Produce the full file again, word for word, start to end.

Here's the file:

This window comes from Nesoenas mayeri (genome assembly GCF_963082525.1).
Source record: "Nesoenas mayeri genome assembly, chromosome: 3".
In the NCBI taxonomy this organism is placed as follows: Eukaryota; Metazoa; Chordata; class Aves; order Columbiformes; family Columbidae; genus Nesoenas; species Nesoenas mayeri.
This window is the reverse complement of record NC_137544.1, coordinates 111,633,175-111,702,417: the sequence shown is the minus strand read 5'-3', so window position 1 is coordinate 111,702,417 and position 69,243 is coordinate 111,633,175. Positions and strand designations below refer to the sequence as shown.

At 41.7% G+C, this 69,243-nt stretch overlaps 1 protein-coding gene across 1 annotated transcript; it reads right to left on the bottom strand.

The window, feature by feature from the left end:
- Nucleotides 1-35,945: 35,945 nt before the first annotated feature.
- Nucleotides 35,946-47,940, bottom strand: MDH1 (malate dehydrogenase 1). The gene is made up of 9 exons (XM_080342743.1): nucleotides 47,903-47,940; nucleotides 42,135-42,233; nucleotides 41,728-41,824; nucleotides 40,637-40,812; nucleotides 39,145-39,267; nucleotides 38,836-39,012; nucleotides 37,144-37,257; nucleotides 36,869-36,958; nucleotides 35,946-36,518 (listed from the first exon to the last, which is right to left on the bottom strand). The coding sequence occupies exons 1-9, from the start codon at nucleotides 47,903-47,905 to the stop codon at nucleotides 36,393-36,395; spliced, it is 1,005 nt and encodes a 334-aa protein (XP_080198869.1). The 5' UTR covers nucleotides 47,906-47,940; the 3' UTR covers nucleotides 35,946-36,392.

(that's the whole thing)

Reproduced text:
This window comes from Nesoenas mayeri (genome assembly GCF_963082525.1).
Source record: "Nesoenas mayeri genome assembly, chromosome: 3".
In the NCBI taxonomy this organism is placed as follows: Eukaryota; Metazoa; Chordata; class Aves; order Columbiformes; family Columbidae; genus Nesoenas; species Nesoenas mayeri.
This window is the reverse complement of record NC_137544.1, coordinates 111,633,175-111,702,417: the sequence shown is the minus strand read 5'-3', so window position 1 is coordinate 111,702,417 and position 69,243 is coordinate 111,633,175. Positions and strand designations below refer to the sequence as shown.

At 41.7% G+C, this 69,243-nt stretch overlaps 1 protein-coding gene across 1 annotated transcript; it reads right to left on the bottom strand.

The window, feature by feature from the left end:
- Nucleotides 1-35,945: 35,945 nt before the first annotated feature.
- Nucleotides 35,946-47,940, bottom strand: MDH1 (malate dehydrogenase 1). The gene is made up of 9 exons (XM_080342743.1): nucleotides 47,903-47,940; nucleotides 42,135-42,233; nucleotides 41,728-41,824; nucleotides 40,637-40,812; nucleotides 39,145-39,267; nucleotides 38,836-39,012; nucleotides 37,144-37,257; nucleotides 36,869-36,958; nucleotides 35,946-36,518 (listed from the first exon to the last, which is right to left on the bottom strand). The coding sequence occupies exons 1-9, from the start codon at nucleotides 47,903-47,905 to the stop codon at nucleotides 36,393-36,395; spliced, it is 1,005 nt and encodes a 334-aa protein (XP_080198869.1). The 5' UTR covers nucleotides 47,906-47,940; the 3' UTR covers nucleotides 35,946-36,392.